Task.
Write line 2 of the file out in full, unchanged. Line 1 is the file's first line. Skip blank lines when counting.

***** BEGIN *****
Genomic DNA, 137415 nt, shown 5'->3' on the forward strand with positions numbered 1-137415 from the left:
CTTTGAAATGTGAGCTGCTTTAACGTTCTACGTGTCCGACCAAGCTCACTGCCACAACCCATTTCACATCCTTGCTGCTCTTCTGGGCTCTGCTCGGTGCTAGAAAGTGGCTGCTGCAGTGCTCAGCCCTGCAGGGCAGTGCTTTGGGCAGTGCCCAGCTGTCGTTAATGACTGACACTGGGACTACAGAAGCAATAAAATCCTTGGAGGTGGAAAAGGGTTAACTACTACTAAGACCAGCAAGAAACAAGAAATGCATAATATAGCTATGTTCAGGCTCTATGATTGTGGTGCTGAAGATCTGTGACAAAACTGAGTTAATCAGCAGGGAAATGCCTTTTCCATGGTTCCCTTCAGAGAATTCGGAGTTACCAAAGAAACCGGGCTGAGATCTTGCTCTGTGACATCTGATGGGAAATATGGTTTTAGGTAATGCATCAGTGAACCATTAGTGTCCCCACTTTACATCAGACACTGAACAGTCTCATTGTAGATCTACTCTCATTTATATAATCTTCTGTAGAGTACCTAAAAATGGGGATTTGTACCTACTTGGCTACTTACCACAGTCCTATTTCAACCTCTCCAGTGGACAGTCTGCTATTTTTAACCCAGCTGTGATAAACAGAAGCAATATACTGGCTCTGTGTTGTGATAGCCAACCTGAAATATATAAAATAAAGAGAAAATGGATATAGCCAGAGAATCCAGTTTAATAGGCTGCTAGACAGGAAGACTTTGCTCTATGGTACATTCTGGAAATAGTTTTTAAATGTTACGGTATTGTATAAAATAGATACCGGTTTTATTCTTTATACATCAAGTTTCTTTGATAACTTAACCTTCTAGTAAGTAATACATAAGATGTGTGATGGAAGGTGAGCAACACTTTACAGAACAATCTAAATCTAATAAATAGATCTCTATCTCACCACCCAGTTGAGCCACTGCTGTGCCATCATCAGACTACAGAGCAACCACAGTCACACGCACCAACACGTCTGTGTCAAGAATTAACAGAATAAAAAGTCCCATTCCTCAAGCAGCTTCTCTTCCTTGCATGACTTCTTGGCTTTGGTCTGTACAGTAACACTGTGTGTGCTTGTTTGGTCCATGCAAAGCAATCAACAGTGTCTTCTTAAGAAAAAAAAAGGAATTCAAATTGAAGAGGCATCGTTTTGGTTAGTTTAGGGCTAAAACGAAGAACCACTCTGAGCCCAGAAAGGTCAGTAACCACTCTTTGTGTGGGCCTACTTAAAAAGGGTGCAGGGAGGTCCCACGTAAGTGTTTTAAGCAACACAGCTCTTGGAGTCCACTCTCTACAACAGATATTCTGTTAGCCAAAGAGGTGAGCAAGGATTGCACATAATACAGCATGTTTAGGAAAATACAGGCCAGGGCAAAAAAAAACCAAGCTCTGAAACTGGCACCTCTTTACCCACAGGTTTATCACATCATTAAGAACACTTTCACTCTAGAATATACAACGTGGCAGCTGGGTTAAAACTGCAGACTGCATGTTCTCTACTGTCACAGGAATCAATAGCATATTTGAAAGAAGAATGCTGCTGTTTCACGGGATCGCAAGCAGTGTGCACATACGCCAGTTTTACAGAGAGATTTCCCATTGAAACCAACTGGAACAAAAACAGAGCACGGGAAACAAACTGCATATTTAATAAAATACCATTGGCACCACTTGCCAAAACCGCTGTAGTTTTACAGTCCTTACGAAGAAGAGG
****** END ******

CTTTGAAATGTGAGCTGCTTTAACGTTCTACGTGTCCGACCAAGCTCACTGCCACAACCCATTTCACATCCTTGCTGCTCTTCTGGGCTCTGCTCGGTGCTAGAAAGTGGCTGCTGCAGTGCTCAGCCCTGCAGGGCAGTGCTTTGGGCAGTGCCCAGCTGTCGTTAATGACTGACACTGGGACTACAGAAGCAATAAAATCCTTGGAGGTGGAAAAGGGTTAACTACTACTAAGACCAGCAAGAAACAAGAAATGCATAATATAGCTATGTTCAGGCTCTATGATTGTGGTGCTGAAGATCTGTGACAAAACTGAGTTAATCAGCAGGGAAATGCCTTTTCCATGGTTCCCTTCAGAGAATTCGGAGTTACCAAAGAAACCGGGCTGAGATCTTGCTCTGTGACATCTGATGGGAAATATGGTTTTAGGTAATGCATCAGTGAACCATTAGTGTCCCCACTTTACATCAGACACTGAACAGTCTCATTGTAGATCTACTCTCATTTATATAATCTTCTGTAGAGTACCTAAAAATGGGGATTTGTACCTACTTGGCTACTTACCACAGTCCTATTTCAACCTCTCCAGTGGACAGTCTGCTATTTTTAACCCAGCTGTGATAAACAGAAGCAATATACTGGCTCTGTGTTGTGATAGCCAACCTGAAATATATAAAATAAAGAGAAAATGGATATAGCCAGAGAATCCAGTTTAATAGGCTGCTAGACAGGAAGACTTTGCTCTATGGTACATTCTGGAAATAGTTTTTAAATGTTACGGTATTGTATAAAATAGATACCGGTTTTATTCTTTATACATCAAGTTTCTTTGATAACTTAACCTTCTAGTAAGTAATACATAAGATGTGTGATGGAAGGTGAGCAACACTTTACAGAACAATCTAAATCTAATAAATAGATCTCTATCTCACCACCCAGTTGAGCCACTGCTGTGCCATCATCAGACTACAGAGCAACCACAGTCACACGCACCAACACGTCTGTGTCAAGAATTAACAGAATAAAAAGTCCCATTCCTCAAGCAGCTTCTCTTCCTTGCATGACTTCTTGGCTTTGGTCTGTACAGTAACACTGTGTGTGCTTGTTTGGTCCATGCAAAGCAATCAACAGTGTCTTCTTAAGAAAAAAAAAGGAATTCAAATTGAAGAGGCATCGTTTTGGTTAGTTTAGGGCTAAAACGAAGAACCACTCTGAGCCCAGAAAGGTCAGTAACCACTCTTTGTGTGGGCCTACTTAAAAAGGGTGCAGGGAGGTCCCACGTAAGTGTTTTAAGCAACACAGCTCTTGGAGTCCACTCTCTACAACAGATATTCTGTTAGCCAAAGAGGTGAGCAAGGATTGCACATAATACAGCATGTTTAGGAAAATACAGGCCAGGGCAAAAAAAAACCAAGCTCTGAAACTGGCACCTCTTTACCCACAGGTTTATCACATCATTAAGAACACTTTCACTCTAGAATATACAACGTGGCAGCTGGGTTAAAACTGCAGACTGCATGTTCTCTACTGTCACAGGAATCAATAGCATATTTGAAAGAAGAATGCTGCTGTTTCACGGGATCGCAAGCAGTGTGCACATACGCCAGTTTTACAGAGAGATTTCCCATTGAAACCAACTGGAACAAAAACAGAGCACGGGAAACAAACTGCATATTTAATAAAATACCATTGGCACCACTTGCCAAAACCGCTGTAGTTTTACAGTCCTTACGAAGAAGAGG